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What got you started?

Discussion in 'Blackpowder' started by RoaringBull, Oct 1, 2008.

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  1. RoaringBull

    RoaringBull Member

    Apr 7, 2008
    Waxahachie, TX
    I'm seeing this question on a couple other sites, and wanted to read the responses posted here.

    What got you started in traditional black powder shooting and the lifestyle that so often accompanies it?
  2. Cap n Ball

    Cap n Ball Member

    May 12, 2004
    Kansas City, Missouri
    I grew up on a small farm in southern Missouri near the border with Kansas. I started shooting when I was seven. My first gun was an ancient 36 cal percussion squirrel rifle that hung over the fireplace along with a powder horn from the Civil War. My cousin and I took turns shooting it. I still have it and the horn although its been years since I've used it. I've shot just about every sort of gun since then but BP is still my favorite. Even the task of cleaning is a ritual I enjoy almost like going to church.
  3. idaram

    idaram Member

    Aug 6, 2008
    Nampa ID
    My father has a 1860 Colt Army "Civilian" model that I played with growing up. It belonged to my 2XGreat Uncle Charlie who rode shoutgun on the gold stage from Idaho City to Boise in the 1870's. Who knows where that gun has been.
    I've always wanted to shoot black powder, and I ain't gettin' any younger.
  4. Calibre44

    Calibre44 Member

    May 17, 2007
    United Kingdom
    Most of us over here didn’t have much choice after the handgun ban. Thankfully Muzzleloading Pistols fell under a different category and didn’t suffer the same fate. Here is a picture of my first ever shot with a friends BP Pistol (Remington 58 – not sure what make) captured on film.
    385533[/ATTACH]"] 1stshot.jpg

    After that shot and the other 5 five I turned to my friend and said ‘Wow! … I’ve gotta get me one of these’

    Since that first shot I fell in love with all things BP – yes even the cleaning!. I love all the experimentation of different charges, ball sizes and weights, which lube to use and what’s the best way to fit the caps – timing issues, wedge issues, clearance issues, accuracy issues – anything issues!! … the shooting often comes as a bonus! … it’s all just good fun.

    Even if I were still allowed to own a centrefire pistol I would still shoot BP – there is no doubt in my mind. I find the added bonus of learning about the history of the guns in question and the folks who shot them years ago a real pleasure.

    Anyway I could go but that’s enough for now.

    I'll leave you with this pic of a guy over here enjoying his gun - says everything about BP shooting to me:
    385535[/ATTACH]"] 2.jpg

    Attached Files:

  5. mike724

    mike724 Member

    Dec 25, 2007
    Boca Raton, Florida
    I was always facinated by guns, even before my first BB rifle. When I got a job and some dough, I bought a 1858 .44 because that was all I could afford in New York State (Permits being hard to get). I've had colt pistols, .45, .50, and .54 rifles since, and am now using a .50 in-line for BP hunting season here in FL. They are fun, they expand the hunting season, and they help keep my gun safe nice and snuggly filled.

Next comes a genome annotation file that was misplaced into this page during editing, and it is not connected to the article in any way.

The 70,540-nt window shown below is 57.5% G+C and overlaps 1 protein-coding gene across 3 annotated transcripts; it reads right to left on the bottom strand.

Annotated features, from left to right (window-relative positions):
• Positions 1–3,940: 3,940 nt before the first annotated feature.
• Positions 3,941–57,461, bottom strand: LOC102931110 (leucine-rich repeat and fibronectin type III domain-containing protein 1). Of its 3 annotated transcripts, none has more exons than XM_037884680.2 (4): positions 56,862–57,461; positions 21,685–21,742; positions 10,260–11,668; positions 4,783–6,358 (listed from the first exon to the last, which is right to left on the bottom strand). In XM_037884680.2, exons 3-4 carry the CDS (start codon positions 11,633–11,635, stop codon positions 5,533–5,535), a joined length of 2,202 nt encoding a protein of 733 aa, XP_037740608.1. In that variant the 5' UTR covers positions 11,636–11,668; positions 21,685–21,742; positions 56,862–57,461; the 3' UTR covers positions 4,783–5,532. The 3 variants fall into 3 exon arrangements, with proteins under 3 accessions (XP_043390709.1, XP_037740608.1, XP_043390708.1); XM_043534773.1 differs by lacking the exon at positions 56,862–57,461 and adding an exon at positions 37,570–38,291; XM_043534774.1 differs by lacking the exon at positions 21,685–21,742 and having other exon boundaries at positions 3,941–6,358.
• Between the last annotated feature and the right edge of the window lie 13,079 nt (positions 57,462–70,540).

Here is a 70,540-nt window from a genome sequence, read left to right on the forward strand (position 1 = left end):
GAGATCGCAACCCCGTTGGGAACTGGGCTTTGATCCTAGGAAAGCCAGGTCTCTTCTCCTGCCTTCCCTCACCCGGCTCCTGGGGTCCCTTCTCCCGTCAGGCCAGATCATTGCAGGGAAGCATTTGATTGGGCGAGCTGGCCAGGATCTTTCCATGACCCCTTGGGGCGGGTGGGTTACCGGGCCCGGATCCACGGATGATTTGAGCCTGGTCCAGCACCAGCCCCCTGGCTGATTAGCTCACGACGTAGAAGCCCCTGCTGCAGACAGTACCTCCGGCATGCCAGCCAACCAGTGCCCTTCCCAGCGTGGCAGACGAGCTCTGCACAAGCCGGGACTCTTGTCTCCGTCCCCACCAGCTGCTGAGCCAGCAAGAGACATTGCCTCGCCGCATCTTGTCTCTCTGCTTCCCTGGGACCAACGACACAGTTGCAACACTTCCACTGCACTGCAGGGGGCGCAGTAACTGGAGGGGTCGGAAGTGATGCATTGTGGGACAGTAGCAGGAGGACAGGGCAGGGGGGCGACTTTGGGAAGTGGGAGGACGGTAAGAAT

6. sundance44s

    sundance44s Member

    Feb 6, 2006
    History was always my thing ..so the first gun show I went to , I bought a used black powder rifle for a few bucks ...it was love at first sight ..the year was 1967 ...my friends thought I was nuts because I enjoyed cleaning it after shooting ..
  7. Chawbaccer

    Chawbaccer Member

    Feb 3, 2005
    I knew a pair of old bachelor brothers who lived together. One room of their house had each corner full of old original muzzleloader rifles. They would sometimes trust me to load and shoot one of them. I was hooked the first time I smelled the smoke.
  8. DuncanSA

    DuncanSA Member

    Mar 17, 2007
    Well, way back in the dark ages my grandad used to let me carry his shotgun when out bird shooting. That got me hooked for life on shooting in general.

    I next discovered the fun that could be had from chinese firecrackers - especially if you removed the powder and misapplied it. My triumph, at the age of about 10, was when I cast a 6 inch mini-cannon out of plumbers solder, bored it out with my dad's carpentry brace-and-bit and shot a 1/4 inch ball bearing through our house front door. I still think my parents reacted in an overly dramatic fashion.

    A bit of a gap here while using nitro ammo in various applications, broken by some fun with a couple of old Tower muskets which I refurbished, cast shot for and made black powder and percussion caps. I hunted birds with them but never even frightened anything. I was very "chicken" about powder loads, not knowing what rust lay at the bottom of the 100 year old barrels.

    After retiring I joined a local gun club, and was introduced to percussion revolvers and Cowboy Action Shooting. I now own 3 BP revolvers and am shopping for a flintlock rifle. Enough of this rambling - but you did ask!
  9. Voodoochile

    Voodoochile Member

    Apr 2, 2008
    Central Virginia
    My love affair for Shooting & especially Black Powder was with my grand father back in the mid 70's where I had learned a lot about them as well as the outdoors, he would take me out back to shoot one of his rifles, shotguns, & revolvers almost weekly & it has stuck since.

    My first ever time with a C&B Revolver was in 1976 with what I found out years later was my Great-Great-Grandfathers 1851 Colt Navy where he would show me everything from loading & shooting to cleaning afterwords & even to this day I'll shoot my muzzloaders more than I do my modern pieces.
  10. Shotgun Willy

    Shotgun Willy Member

    May 2, 2007
    Oklahoma Territory